Dr. Sullivan was the kind of man who’d appreciate an aged Scotch. He had this wry sense of humor and old-school way of being, as if he might refer to women as “broads.” Handsome in an educated way, he carried himself with a refinement that spoke to East Coast credentials. When he laughed, it was in the moment, making it easy to believe he was behind you.

From the start, he was behind me. Among doctors, Dad was first, Dr. Sullivan a close second. Kind, soft-spoken, thorough, that was Dr. Sullivan. He had this great bedside manner that made him feel like family. To me, he was family. Our closeness was rooted in a respect for doctors on my end — and a respect for Dad on his.

Growing up a doctor’s daughter, you’re part of the club. And even more so when you’re chronically ill. Neurology appointments equated to a backstage pass without the star power. He’d been my neurologist since 18, had ushered me through the lowest lows. On the days I dug deep, he was there.

It was a sunny day, late spring 2005, when the phone rang. I saw the name on the caller ID and wasn’t the least bit surprised. I knew he’d be calling and why. Dad had told me. I answered the phone with a sheepish grin, almost a laugh. This’ll be good.


“Marybeth, Dr. Sullivan.”

He was the only person on the planet who called me Marybeth. I got a kick out of it.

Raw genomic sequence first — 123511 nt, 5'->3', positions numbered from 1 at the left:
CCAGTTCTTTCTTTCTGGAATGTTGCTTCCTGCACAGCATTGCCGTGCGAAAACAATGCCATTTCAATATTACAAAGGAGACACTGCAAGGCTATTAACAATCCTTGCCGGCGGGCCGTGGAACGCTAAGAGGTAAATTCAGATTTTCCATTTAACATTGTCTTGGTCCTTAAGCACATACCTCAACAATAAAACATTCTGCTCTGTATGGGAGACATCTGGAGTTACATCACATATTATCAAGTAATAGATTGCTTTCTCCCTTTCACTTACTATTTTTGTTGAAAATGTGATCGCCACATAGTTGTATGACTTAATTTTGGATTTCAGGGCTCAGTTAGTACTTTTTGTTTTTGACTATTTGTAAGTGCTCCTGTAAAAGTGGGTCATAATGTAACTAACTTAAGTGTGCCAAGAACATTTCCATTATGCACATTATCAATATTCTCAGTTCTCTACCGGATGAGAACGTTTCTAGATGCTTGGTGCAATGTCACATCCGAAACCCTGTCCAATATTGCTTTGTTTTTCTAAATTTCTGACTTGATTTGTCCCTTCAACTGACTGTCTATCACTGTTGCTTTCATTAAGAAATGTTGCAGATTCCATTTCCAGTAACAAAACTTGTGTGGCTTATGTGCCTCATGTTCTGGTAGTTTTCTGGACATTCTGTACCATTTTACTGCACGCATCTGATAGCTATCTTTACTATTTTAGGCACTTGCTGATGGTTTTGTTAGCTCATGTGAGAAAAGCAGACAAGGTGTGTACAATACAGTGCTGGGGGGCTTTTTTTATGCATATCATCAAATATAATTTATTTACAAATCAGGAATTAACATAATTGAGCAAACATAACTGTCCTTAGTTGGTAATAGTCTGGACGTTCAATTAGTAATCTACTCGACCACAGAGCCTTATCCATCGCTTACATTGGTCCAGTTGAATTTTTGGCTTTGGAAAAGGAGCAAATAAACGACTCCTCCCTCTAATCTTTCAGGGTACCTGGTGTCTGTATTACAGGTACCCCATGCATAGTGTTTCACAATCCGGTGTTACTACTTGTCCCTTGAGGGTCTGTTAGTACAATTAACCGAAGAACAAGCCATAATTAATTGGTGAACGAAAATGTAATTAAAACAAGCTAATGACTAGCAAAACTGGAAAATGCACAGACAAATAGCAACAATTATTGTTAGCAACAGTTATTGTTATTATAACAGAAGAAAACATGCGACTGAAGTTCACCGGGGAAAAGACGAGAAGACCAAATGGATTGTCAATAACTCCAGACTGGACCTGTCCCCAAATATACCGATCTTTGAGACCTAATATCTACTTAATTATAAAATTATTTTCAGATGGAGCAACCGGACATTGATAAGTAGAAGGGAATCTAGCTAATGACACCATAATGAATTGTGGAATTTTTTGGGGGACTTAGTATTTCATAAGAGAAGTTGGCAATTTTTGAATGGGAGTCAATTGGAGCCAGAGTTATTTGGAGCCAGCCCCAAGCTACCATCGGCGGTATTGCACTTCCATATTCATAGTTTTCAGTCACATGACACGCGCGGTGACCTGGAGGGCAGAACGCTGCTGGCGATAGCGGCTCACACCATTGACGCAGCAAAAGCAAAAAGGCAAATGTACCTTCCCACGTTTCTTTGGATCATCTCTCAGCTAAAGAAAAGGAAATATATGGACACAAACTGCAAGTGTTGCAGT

“I understand you ran into my dad.”

“Yes, I did.”

“And he told you I tapered down.”

“I want you to know, what you did was reckless. It really was.”

“Responsibly reckless.”

I said it with a smile and hoped he’d hear it in my voice.

He must have, because he laughed.

“I would have told you at our next appointment.”

“Well, you proved your point, didn’t you? You’ve been at 200 milligrams for a while. I wouldn’t go back up now.”

The conversation was rooted in concern. If I had to pick a dynamic for our relationship, that would be it. I viewed him as an uncle, he treated me like a niece. It was as if he might say, “Now, Marybeth, before you do that…” Oh sure, he reined me in. Who wouldn’t? It was the sign of a good doc and a good man. His efforts came off as droll, not demeaning. He couched his statements in humor. Who doesn’t love a doc like that? I’m sure there were times he wanted to lecture me. He cracked a joke instead.

“Do me a favor and don’t drop down anymore, OK? Two hundred milligrams isn’t a therapeutic dose for you.”

“It’s not?”

“Not really. At that dose, you may as well not be on medicine at all. Don’t mess with it.”

I promised I wouldn’t, and we said goodbye. After hanging up, I sat on the floor, pondering his words. “You may as well not be on medicine at all.”

“Interesting,” I said.

But no one was around to hear it.

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